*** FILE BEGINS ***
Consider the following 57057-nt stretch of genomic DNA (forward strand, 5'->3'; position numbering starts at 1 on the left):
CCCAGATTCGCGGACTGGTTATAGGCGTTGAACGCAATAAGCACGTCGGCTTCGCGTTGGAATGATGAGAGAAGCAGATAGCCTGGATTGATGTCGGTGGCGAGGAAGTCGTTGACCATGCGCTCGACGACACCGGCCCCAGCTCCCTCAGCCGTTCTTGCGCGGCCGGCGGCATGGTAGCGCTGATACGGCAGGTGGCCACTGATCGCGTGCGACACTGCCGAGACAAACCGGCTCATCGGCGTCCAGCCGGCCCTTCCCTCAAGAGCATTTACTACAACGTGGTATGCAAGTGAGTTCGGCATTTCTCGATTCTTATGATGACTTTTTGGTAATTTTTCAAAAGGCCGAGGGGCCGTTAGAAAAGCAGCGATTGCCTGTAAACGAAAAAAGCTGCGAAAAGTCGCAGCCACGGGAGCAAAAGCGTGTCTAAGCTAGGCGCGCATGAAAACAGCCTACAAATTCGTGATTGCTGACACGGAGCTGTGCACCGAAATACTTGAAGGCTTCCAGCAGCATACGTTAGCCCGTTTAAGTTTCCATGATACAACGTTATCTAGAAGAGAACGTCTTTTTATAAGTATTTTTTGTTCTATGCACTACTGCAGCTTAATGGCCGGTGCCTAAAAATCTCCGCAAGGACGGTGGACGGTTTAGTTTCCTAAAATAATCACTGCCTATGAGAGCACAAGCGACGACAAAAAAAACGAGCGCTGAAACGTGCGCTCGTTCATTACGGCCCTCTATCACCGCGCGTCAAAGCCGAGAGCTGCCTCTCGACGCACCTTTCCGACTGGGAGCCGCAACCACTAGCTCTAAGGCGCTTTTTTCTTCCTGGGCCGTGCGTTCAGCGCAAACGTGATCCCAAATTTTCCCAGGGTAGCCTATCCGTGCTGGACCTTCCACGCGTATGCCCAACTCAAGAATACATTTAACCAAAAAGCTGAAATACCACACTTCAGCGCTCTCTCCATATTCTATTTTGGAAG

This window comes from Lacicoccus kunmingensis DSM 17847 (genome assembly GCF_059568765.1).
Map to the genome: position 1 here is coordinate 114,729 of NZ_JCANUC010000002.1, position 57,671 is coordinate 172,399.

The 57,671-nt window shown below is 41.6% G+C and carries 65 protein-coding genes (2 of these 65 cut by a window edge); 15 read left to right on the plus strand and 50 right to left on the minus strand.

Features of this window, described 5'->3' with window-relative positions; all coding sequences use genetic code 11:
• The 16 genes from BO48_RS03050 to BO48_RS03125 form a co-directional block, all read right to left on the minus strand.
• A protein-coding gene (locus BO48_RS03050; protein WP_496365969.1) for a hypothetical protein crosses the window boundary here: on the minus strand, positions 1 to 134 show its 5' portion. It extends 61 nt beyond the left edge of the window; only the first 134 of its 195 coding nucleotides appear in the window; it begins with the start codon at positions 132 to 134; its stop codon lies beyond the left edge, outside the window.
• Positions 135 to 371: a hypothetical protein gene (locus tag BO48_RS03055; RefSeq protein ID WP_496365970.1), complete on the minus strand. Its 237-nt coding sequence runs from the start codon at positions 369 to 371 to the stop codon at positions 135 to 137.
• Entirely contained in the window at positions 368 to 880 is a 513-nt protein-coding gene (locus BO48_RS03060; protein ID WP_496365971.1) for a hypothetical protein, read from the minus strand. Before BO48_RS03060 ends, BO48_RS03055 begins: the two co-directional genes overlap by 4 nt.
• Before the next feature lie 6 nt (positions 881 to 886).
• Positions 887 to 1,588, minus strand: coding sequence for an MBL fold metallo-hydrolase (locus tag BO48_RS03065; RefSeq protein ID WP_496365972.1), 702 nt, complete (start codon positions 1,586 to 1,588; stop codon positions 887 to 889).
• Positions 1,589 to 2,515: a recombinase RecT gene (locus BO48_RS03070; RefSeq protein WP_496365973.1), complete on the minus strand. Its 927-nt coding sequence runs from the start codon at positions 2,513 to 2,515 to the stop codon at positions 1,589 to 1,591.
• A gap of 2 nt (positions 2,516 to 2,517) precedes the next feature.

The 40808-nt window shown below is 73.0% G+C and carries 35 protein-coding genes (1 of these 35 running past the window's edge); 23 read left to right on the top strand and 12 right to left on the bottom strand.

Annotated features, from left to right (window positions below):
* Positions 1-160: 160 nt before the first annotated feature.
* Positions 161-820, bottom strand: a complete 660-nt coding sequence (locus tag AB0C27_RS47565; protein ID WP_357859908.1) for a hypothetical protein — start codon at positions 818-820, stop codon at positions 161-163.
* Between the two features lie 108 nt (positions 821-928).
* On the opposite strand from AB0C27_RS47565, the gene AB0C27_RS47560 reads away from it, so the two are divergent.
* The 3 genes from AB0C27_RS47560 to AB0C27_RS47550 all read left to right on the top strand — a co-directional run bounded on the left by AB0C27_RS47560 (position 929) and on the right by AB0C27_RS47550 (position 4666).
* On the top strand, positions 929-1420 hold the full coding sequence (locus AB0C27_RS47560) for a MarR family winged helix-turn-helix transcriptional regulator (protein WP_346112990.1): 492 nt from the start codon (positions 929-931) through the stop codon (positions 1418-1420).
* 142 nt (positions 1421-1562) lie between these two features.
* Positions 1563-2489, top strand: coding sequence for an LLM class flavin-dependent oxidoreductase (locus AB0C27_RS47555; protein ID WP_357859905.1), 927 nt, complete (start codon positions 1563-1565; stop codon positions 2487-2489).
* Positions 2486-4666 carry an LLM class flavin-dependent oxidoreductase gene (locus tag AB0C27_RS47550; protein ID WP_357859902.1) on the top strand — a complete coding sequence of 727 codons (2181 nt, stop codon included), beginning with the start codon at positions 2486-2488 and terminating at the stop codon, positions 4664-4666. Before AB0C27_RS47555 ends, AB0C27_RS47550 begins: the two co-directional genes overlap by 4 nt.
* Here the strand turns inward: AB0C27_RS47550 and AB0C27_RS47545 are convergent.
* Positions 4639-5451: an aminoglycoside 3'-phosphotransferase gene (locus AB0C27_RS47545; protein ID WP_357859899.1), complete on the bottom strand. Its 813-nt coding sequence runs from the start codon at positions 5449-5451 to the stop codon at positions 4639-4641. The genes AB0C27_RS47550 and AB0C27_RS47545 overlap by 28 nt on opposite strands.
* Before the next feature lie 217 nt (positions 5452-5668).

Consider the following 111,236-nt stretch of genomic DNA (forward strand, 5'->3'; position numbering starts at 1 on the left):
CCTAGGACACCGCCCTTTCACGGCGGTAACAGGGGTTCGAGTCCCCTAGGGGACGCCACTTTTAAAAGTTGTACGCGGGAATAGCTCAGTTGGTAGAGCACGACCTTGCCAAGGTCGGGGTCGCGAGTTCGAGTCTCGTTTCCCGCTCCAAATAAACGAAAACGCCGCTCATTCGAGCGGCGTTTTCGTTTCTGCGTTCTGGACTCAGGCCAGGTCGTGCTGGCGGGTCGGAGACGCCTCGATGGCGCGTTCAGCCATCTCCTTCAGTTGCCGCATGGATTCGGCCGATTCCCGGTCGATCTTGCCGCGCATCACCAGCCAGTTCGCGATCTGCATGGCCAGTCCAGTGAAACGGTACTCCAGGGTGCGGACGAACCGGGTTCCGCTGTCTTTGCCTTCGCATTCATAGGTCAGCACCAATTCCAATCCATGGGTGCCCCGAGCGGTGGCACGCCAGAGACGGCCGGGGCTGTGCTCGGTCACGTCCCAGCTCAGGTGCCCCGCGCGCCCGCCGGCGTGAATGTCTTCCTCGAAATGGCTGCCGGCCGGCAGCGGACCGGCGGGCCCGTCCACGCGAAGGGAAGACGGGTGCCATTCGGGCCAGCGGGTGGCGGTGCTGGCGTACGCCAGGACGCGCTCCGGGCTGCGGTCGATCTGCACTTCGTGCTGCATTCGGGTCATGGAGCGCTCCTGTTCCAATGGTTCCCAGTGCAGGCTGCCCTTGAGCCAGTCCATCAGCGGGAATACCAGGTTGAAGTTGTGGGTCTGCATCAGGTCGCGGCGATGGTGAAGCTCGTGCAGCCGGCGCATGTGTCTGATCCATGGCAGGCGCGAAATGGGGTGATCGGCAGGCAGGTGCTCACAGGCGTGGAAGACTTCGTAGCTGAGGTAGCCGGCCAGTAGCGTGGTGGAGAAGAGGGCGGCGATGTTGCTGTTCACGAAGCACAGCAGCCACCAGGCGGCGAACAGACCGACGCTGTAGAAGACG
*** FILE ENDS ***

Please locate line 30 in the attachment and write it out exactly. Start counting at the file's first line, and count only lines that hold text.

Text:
CCTAGGACACCGCCCTTTCACGGCGGTAACAGGGGTTCGAGTCCCCTAGGGGACGCCACTTTTAAAAGTTGTACGCGGGAATAGCTCAGTTGGTAGAGCACGACCTTGCCAAGGTCGGGGTCGCGAGTTCGAGTCTCGTTTCCCGCTCCAAATAAACGAAAACGCCGCTCATTCGAGCGGCGTTTTCGTTTCTGCGTTCTGGACTCAGGCCAGGTCGTGCTGGCGGGTCGGAGACGCCTCGATGGCGCGTTCAGCCATCTCCTTCAGTTGCCGCATGGATTCGGCCGATTCCCGGTCGATCTTGCCGCGCATCACCAGCCAGTTCGCGATCTGCATGGCCAGTCCAGTGAAACGGTACTCCAGGGTGCGGACGAACCGGGTTCCGCTGTCTTTGCCTTCGCATTCATAGGTCAGCACCAATTCCAATCCATGGGTGCCCCGAGCGGTGGCACGCCAGAGACGGCCGGGGCTGTGCTCGGTCACGTCCCAGCTCAGGTGCCCCGCGCGCCCGCCGGCGTGAATGTCTTCCTCGAAATGGCTGCCGGCCGGCAGCGGACCGGCGGGCCCGTCCACGCGAAGGGAAGACGGGTGCCATTCGGGCCAGCGGGTGGCGGTGCTGGCGTACGCCAGGACGCGCTCCGGGCTGCGGTCGATCTGCACTTCGTGCTGCATTCGGGTCATGGAGCGCTCCTGTTCCAATGGTTCCCAGTGCAGGCTGCCCTTGAGCCAGTCCATCAGCGGGAATACCAGGTTGAAGTTGTGGGTCTGCATCAGGTCGCGGCGATGGTGAAGCTCGTGCAGCCGGCGCATGTGTCTGATCCATGGCAGGCGCGAAATGGGGTGATCGGCAGGCAGGTGCTCACAGGCGTGGAAGACTTCGTAGCTGAGGTAGCCGGCCAGTAGCGTGGTGGAGAAGAGGGCGGCGATGTTGCTGTTCACGAAGCACAGCAGCCACCAGGCGGCGAACAGACCGACGCTGTAGAAGACG